Reading the news this morning, I stumbled across a review of Henry Singer’s documentary 9/11: The Falling Man, which centres on Richard Drew’s iconic, but apparently quickly suppressed, photograph of a person falling from the Twin Towers.
Drawn into reading a bit of background on the Falling Man photograph, I was reminded that, in the minds of some, there is apparently some question about the morality of the jumpers – grounded in a fear that there would be some kind of religious retribution in the afterlife for choosing the manner of one’s death, and also drawing on the popular judgmental discourse that people who commit suicide are “cowards” and “selfish”…
Tom Junod’s article on the subject reports on the reluctance of authorities to admit that some persons jumped to their deaths, with the New York Medical Examiner’s Office, for example, insisting that all who fell were involuntarily pushed out of the Towers by a blast or other force. He cites the distress of the daughter of a victim who had been taunted by people who insisted that her father was now in hell because he was believed to have jumped. And he mentions the strong condemnations of jumpers even by some of those who lost family in the attack, mentioning one person, approached about the identity of the person in the Falling Man photograph, who responded, “That piece of shit is not my father.”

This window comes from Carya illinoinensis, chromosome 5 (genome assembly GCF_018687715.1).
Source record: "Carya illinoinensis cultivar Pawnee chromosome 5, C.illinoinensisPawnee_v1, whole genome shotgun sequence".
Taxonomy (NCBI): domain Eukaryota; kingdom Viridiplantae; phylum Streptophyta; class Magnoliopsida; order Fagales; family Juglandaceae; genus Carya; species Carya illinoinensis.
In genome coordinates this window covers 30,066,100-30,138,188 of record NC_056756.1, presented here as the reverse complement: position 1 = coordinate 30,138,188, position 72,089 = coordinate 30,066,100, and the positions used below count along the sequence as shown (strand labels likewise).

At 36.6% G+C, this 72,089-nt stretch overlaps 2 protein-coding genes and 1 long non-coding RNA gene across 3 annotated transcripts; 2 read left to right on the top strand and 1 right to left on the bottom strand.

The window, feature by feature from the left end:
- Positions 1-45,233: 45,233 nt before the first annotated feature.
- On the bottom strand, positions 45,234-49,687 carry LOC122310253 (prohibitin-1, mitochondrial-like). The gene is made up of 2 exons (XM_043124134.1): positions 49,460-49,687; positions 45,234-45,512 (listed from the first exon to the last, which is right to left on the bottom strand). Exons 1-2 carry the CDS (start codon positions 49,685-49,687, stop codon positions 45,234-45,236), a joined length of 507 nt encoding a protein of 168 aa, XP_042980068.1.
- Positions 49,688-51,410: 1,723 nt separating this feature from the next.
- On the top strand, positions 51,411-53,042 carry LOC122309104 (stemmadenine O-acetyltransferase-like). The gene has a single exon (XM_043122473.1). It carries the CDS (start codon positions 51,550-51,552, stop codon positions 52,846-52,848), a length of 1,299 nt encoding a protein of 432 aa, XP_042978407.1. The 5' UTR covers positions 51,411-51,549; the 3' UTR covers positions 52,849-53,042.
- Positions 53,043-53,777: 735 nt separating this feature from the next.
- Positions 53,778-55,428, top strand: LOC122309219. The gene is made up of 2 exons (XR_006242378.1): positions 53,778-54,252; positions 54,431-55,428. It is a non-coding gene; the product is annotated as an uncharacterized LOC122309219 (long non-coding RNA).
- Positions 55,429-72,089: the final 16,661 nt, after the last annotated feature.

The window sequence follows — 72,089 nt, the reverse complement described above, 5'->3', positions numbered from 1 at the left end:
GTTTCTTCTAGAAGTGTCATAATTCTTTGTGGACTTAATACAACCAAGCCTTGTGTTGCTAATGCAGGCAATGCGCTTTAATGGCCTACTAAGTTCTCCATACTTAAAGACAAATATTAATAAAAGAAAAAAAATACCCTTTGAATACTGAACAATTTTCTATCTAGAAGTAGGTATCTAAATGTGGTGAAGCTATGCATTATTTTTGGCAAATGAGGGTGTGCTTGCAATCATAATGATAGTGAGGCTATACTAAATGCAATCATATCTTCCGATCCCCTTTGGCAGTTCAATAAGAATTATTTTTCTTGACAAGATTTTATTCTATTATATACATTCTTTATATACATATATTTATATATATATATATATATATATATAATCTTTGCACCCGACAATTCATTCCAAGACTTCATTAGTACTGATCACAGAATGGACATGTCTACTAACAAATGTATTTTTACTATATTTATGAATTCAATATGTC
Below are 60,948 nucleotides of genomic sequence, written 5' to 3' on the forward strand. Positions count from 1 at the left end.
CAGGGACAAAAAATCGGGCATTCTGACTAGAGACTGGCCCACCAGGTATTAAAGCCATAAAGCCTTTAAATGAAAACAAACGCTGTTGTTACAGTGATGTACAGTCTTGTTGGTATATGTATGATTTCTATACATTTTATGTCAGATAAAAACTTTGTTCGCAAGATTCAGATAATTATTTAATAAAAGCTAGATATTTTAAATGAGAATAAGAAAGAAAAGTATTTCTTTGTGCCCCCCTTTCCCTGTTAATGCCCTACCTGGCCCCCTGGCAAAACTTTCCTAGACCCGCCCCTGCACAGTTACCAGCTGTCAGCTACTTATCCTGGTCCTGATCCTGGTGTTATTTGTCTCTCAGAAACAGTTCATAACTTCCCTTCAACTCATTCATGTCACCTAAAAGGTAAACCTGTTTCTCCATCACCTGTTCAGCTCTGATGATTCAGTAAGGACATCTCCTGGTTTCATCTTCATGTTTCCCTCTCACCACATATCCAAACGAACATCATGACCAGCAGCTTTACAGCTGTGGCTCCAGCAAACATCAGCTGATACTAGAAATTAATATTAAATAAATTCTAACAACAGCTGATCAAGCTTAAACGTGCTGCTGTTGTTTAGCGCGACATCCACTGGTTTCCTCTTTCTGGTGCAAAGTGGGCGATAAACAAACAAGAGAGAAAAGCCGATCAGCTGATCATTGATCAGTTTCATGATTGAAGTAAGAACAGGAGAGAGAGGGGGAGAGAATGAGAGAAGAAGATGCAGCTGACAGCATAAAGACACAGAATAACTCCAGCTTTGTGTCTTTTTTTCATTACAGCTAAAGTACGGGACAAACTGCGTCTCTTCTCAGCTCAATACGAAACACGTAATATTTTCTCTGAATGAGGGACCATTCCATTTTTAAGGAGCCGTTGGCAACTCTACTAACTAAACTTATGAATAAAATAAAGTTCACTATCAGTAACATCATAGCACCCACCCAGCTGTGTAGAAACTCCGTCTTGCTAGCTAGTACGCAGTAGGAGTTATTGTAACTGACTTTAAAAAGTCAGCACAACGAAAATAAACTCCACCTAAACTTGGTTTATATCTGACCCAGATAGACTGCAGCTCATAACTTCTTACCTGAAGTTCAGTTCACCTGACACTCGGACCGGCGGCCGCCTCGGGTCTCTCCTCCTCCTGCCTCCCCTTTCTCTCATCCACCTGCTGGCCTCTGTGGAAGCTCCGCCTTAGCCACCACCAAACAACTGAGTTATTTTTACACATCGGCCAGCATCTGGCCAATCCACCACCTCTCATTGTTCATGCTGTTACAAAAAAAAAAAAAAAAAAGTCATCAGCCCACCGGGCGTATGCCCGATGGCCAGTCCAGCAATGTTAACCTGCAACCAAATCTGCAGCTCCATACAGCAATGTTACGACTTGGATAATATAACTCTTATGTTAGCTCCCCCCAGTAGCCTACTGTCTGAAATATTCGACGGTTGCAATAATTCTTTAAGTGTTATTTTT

I find the condemnation of those who might have chosen to jump confusing and disturbing – a position I realise is easier for me to adopt, given that I am not subject to a religious prohibition on suicide. Nevertheless, the thought that someone whose life ended in this way – in a circumstance so far from their control, who exercised a choice over how to die – should then need to have their death shrouded in secrecy lest they be condemned as a “coward”, or be branded as someone who will now suffer from “damnation”… Is it really so difficult to empathise with this kind of choice? So easy to be certain we would never make the same decision? Is it really plausible to think that less empathy and compassion would issue from a being worshipped as divine?
Apparently, for some people, it is plausible… The conclusion to Junod’s article highlights the empathic possibilities apparently not considered:
…maybe he didn’t jump from the window as a betrayal of love or because he lost hope. Maybe he jumped to fulfill the terms of a miracle. Maybe he jumped to come home to his family. Maybe he didn’t jump at all, because no one can jump into the arms of God.
Oh, no. You have to fall.